Britain, obviously, is great. We even have “Great” in our name – show me one other country that has that and I’ll call you a liar. We’re brilliant at lots of things; sport, acting, inventing things, conquering countries, nay continents. We’re also (Geri Halliwell notwithstanding) amazing at making music. So why – and this is the big question – are we so rubbish at winning the Eurovision Song Contest?
The short answer is that much of Europe hates us, and if they don’t hate us they feel a bit sorry for us because we pasteurise everything. But it’s slightly more complicated than that.
Eurovision is a particularly tough nut to crack. We Brits may be able to broker a fabulous peace treaty, but in 57 years we’ve only managed to win five times, and frankly it’s not looking good for the 58th. In days of yore we took choosing our entry quite seriously. First by a jury of respected industry movers and shakers, and latterly by throwing open the process to the nation. This is where we first got into trouble really, as in a battle for telephone votes between Middle England and gay men you are never going to get a result that’s likely to succeed. When the gays win we get Scooch, when Middle England wins we get Andy Abraham.
To this day, the rest of Europe tries a lot harder. Most countries still hold exciting sub-contests called exciting names like “Melodifestivalen” and send their top talent to the front, much as a general sends his best troops into battle. It’s almost as if they actually care about the result. Nowadays, our entrant appears to be selected from a pile of CDs in a BBC executive’s glove compartment. Luckily for Bonnie Tyler, hers must have been at the top of the pile this year when said executive was rummaging about for a wine gum. One quick phone call later: “Hello, has Bonnie got anything knocking about that might do for Malmo?” and the matter is decided. Now, Bonnie is obviously amazing, but no-one would seriously argue that she’s still culturally relevant or has quite the same set of lungs she had on her in her 1980s heyday. Supposedly she’s still huge in Europe, but this was the same defence put forward to justify Englebert Humperdinck last year, and he came 25th. The truth is: Bonnie is available, Bonnie is cheap, Bonnie is willing to film the video on a cold beach in East Sussex, and Bonnie doesn’t stand a chance of winning. She satisfies the BBC’s new mantra of “putting quality first,” by which they clearly mean low quality.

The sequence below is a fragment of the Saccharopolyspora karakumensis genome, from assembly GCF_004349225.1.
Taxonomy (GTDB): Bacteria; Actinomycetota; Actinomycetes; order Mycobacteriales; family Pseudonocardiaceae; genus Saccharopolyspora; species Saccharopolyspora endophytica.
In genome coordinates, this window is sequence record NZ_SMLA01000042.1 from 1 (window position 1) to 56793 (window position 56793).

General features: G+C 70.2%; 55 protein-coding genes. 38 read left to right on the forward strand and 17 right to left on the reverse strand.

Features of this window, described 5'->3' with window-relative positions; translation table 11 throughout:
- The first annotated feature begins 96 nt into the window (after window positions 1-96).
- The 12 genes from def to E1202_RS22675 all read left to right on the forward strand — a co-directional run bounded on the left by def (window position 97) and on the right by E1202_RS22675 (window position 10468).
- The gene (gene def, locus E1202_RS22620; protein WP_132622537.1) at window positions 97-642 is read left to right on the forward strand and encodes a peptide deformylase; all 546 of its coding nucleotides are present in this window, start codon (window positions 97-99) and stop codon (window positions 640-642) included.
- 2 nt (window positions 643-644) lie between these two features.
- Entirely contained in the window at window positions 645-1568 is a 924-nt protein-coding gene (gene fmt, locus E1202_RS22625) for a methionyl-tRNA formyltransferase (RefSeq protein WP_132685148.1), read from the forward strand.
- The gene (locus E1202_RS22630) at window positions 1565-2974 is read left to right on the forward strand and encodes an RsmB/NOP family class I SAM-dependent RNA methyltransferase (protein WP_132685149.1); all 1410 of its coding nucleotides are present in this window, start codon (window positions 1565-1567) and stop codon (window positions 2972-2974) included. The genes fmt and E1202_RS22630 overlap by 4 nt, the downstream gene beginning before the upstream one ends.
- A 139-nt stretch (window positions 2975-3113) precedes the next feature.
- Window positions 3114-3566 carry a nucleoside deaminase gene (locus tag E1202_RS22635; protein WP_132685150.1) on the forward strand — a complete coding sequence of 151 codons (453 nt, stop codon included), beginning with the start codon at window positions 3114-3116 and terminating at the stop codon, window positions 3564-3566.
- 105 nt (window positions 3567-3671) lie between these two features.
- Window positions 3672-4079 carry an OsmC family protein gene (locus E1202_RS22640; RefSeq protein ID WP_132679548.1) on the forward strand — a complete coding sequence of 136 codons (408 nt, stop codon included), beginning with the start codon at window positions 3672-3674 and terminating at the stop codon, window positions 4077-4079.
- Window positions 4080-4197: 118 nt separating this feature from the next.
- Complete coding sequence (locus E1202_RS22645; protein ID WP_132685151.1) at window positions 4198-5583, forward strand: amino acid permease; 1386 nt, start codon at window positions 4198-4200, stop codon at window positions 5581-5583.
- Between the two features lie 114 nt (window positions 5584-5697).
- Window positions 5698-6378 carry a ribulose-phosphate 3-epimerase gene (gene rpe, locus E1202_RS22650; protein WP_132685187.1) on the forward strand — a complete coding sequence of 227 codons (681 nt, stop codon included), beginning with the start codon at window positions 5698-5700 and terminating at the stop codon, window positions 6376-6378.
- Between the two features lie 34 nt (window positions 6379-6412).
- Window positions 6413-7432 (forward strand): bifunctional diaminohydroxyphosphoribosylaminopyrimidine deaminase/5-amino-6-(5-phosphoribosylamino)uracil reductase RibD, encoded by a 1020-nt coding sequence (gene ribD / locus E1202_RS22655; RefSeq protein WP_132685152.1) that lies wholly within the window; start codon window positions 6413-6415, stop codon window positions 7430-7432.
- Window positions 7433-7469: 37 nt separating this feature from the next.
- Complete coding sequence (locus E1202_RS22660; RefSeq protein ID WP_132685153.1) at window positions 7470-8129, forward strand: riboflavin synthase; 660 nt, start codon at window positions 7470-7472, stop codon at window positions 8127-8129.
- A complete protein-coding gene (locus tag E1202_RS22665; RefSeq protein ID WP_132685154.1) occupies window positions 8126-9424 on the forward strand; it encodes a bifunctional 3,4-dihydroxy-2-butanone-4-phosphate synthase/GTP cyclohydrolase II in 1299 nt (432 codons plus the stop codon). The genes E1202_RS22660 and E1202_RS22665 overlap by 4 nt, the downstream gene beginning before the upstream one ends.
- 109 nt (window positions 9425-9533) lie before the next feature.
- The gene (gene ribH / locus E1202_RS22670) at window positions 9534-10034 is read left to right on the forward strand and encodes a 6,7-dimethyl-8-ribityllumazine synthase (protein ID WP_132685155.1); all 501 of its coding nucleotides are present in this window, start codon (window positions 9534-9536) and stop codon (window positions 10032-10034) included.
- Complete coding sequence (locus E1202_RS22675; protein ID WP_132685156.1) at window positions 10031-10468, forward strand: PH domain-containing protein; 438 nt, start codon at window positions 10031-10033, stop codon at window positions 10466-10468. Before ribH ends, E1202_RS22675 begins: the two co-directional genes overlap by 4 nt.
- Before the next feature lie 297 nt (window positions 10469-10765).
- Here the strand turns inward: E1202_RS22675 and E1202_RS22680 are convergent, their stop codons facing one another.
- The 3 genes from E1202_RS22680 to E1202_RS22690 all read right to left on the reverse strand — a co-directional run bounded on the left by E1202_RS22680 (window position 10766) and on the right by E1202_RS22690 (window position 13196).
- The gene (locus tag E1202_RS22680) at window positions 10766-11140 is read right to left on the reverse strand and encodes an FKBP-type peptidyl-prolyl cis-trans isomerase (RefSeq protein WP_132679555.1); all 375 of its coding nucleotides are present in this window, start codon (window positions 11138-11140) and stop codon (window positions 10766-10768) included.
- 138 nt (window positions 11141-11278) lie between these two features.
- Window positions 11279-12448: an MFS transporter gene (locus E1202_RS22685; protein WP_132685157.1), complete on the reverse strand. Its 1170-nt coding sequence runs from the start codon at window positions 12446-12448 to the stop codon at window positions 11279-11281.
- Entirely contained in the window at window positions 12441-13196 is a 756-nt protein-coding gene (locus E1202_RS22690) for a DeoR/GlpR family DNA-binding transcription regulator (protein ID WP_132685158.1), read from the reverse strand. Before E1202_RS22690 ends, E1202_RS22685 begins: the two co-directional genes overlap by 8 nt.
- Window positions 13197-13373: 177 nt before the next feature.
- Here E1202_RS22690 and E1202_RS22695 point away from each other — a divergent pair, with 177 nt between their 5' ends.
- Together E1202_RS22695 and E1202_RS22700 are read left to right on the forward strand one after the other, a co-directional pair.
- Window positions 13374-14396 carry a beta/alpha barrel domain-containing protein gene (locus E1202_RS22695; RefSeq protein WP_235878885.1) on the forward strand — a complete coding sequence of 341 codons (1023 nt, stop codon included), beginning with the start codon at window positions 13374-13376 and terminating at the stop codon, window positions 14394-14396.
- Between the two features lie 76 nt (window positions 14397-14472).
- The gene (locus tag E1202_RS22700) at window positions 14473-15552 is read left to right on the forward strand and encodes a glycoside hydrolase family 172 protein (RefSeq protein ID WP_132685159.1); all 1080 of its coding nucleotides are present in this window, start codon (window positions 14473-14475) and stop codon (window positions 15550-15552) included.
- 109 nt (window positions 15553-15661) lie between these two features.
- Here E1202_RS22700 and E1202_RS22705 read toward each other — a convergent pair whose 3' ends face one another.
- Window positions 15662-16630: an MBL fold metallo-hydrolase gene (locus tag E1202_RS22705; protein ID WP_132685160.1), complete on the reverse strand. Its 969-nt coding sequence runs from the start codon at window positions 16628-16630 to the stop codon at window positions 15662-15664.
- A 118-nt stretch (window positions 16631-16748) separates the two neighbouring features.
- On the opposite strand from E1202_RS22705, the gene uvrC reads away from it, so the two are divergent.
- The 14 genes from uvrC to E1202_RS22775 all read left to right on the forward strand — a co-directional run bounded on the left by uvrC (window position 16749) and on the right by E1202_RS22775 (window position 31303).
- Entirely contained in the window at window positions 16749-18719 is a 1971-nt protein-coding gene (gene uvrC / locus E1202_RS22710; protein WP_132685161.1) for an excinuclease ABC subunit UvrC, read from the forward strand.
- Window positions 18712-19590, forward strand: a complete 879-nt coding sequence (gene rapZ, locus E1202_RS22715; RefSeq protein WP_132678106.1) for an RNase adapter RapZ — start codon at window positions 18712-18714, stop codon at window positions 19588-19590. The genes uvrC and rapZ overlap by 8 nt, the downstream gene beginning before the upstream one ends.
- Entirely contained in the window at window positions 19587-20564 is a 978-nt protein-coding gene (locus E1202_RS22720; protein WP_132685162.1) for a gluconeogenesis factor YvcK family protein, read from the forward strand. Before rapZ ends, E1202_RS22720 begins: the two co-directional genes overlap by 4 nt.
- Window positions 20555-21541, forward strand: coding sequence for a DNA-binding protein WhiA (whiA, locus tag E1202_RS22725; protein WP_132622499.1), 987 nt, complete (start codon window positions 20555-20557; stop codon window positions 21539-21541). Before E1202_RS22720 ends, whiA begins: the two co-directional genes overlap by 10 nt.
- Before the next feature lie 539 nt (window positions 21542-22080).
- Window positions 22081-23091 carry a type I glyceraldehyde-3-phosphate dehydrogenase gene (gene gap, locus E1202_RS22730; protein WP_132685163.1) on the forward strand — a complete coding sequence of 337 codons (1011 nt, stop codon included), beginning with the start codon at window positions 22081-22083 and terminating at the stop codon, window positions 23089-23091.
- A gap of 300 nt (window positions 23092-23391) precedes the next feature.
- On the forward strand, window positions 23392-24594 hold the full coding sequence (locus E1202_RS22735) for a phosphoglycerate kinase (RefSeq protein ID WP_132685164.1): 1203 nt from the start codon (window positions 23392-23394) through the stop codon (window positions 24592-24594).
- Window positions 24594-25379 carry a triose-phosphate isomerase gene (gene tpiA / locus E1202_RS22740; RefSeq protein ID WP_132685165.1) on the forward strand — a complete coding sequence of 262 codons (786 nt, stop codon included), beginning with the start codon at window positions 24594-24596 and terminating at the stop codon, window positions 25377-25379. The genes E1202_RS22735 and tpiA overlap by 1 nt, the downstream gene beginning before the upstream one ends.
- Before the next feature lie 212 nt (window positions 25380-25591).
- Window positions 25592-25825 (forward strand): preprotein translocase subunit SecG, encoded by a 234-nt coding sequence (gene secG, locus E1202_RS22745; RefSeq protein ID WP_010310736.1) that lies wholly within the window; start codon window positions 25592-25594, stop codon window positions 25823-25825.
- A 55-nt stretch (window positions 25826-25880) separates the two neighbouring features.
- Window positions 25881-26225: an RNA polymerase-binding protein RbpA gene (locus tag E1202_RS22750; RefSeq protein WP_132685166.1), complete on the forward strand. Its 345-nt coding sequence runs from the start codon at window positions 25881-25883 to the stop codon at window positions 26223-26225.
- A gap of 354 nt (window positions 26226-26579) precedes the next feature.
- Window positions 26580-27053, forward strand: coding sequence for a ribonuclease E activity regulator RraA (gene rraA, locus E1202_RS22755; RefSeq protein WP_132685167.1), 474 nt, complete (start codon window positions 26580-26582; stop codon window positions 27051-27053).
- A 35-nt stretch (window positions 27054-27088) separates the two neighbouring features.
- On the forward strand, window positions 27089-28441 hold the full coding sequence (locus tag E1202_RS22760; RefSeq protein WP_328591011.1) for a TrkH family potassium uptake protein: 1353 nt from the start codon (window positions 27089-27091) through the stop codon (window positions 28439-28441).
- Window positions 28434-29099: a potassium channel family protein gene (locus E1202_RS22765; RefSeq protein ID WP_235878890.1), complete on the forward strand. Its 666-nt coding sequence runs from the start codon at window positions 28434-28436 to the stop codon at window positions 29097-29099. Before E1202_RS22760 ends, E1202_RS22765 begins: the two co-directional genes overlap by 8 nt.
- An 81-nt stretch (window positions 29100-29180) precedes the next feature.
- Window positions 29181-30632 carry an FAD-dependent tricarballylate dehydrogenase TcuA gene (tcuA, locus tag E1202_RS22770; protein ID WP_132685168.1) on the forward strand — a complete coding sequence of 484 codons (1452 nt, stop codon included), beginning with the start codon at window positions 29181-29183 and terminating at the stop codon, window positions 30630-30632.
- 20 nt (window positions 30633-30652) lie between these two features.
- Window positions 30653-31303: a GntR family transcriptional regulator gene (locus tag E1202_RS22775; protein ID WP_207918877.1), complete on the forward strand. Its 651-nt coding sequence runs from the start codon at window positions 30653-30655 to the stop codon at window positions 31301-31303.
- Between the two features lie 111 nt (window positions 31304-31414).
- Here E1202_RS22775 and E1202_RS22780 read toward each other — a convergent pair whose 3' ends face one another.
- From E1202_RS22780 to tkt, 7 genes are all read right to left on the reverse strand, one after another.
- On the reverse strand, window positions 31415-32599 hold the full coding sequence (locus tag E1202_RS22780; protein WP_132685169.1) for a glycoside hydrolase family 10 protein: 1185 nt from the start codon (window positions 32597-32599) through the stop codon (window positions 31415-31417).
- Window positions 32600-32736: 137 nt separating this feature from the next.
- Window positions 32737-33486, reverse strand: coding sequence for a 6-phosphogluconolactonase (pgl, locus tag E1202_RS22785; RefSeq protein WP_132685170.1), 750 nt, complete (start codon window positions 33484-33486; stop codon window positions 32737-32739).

All this is completely transparent to the rest of the members of the European Broadcasting Union. Anyone with the slightest investment in the outcome of Eurovision knows that the UK treats it like a joke, so they’re not about to vote for us even if we sent a supergroup comprising half of Girls Aloud, a Saturday and Pippa Middleton. What they fail to understand is that it’s the BBC who has fostered this perception. The people in Britain who love Eurovision really really want us to win, to the point where we find ourselves actively rooting for the spectacularly awful Jemini in 2003, even though their nul points were richly deserved. Perhaps it’s time we gave Eurovision to a commerical broadcaster who might actually make a decent fist of it and begin the process of regaining our position at the top of that immensely complicated leaderboard.
In the meantime, we will do what British people do best. We will root for Bonnie Tyler, we will be outraged when she comes next to last, vow to boycott the contest for the rest of time and then do it all again next year when we wheel out Lulu for another stab at it. Plus ça change.